Have you ever considered attendee satisfaction as the primary focus for your events? I’m sure you have, but satisfaction means different things to different people.
In this roundup, we share a few things you can do to know whether your audience really liked your event. The best way to measure satisfaction is by what people do without prompting and not by what they say.
And why are we focused on this topic? Because satisfaction is key to audience engagement, which also leads to audience growth. If you plan to make a long and fruitful career out of events, you need to know how to grow and keep an audience.
And to truly maximize engagement at your next event, take our free webinar.
Driving attendee growth doesn’t mean coming up with gimmicks every time. You can go back to basics and look at the data and the story it tells about your audience. After collecting and sorting the usual data, you’ll find patterns about what types of people attend and when and for what reason. You can correlate the various information you have and see what could be the primary drivers for attendance. This methodical approach works best in tandem with any existing strategies you already have. This way, you gain a holistic view of your attendee growth patterns.
Attendee satisfaction is more than just a survey with a happy and a sad face. True satisfaction is measured by how the audience acts within and towards the event. For example, repeat registrants would mean they are really engaged, and a high level of social media activity means they are spreading the word. You also need to measure your Net Promoter Score, which has become an industry standard. Feedback on specific sessions, speakers, and various event aspects would also lend an insight into the true satisfaction levels of your attendees and how they talk about the event after it’s finished.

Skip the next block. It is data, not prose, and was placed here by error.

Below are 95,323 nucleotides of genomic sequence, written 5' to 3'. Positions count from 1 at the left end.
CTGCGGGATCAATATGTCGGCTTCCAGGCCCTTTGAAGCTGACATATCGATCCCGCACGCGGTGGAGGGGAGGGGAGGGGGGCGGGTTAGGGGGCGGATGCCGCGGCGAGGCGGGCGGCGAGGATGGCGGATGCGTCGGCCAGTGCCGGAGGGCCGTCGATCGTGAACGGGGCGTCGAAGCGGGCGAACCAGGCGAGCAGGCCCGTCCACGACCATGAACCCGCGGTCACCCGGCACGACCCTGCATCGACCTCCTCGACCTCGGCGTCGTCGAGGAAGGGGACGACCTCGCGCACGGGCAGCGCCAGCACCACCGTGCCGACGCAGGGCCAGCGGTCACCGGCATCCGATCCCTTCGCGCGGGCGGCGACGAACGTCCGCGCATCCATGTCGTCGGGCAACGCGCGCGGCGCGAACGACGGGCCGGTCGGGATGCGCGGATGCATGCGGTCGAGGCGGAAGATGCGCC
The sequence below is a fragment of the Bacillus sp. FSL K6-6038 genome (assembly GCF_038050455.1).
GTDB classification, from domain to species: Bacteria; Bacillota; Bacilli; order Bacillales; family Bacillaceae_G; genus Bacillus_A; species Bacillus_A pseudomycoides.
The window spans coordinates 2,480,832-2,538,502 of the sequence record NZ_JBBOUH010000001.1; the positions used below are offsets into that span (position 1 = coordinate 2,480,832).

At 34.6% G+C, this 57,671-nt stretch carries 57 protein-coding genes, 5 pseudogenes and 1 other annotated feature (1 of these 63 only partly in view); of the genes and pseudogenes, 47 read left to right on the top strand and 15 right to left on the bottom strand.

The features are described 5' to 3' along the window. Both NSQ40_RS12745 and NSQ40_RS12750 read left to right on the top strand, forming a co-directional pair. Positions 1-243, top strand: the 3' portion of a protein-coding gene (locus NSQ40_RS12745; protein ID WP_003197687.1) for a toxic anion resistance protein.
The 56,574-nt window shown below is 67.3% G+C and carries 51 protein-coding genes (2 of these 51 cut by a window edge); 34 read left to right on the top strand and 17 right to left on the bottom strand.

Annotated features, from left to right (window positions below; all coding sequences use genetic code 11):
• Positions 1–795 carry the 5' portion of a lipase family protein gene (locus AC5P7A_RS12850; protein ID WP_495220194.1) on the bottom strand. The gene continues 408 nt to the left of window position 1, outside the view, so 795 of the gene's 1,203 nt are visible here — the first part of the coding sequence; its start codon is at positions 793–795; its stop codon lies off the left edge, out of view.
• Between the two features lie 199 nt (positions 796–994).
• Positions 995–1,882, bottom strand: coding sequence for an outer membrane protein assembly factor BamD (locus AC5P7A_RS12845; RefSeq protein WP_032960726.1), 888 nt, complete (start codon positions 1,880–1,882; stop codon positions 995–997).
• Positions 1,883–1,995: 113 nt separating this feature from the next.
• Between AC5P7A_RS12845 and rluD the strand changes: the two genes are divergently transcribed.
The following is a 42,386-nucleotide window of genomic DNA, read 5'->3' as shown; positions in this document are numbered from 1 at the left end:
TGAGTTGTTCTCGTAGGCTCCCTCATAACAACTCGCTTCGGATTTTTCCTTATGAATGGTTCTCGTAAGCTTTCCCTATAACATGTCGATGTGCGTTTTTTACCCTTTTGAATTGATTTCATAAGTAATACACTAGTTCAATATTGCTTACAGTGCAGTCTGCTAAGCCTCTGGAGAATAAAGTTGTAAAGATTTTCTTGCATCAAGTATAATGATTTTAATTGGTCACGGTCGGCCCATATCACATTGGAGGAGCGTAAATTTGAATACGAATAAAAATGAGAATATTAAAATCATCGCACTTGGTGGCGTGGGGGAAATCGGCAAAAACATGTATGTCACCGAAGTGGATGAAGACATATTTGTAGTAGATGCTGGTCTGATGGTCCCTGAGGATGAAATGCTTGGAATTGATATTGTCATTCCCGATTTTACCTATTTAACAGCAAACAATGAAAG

There are 5 kinds of people that attend trade shows. There’s the “usual” attendee who has his own agenda and can be attracted by having a large or open booth (just because they love visiting booths like that). There’s the enthusiastic type who visits around three times more booths than the usual. You can simply have a large booth and expect this guy to come in. There’s the niche buyer which sticks to his trade show goals at all costs, and if you’re after this type you’ll actually need a smaller booth. If you want to attract brand buyers, on the other hand, you’ll need to have a larger booth again! Finally, there are newcomers, who also gravitate to larger booths with a lot going on. Which type would benefit your trade show the most?Attendee satisfaction is more than just a survey with a happy and a sad face. True satisfaction is measured by how the audience acts within and towards the event. Click To Tweet
Security has become an increasingly important component of any event. You need to know the number and profiles of attendees and their level of mobility in case of an emergency. There should be concrete plans to handle any situation that arises without causing any undue panic among the guests. This would extend into all sorts of emergency protocols that will be implemented by a highly-trained staff, who will, in turn, maintain constant communication with first responders.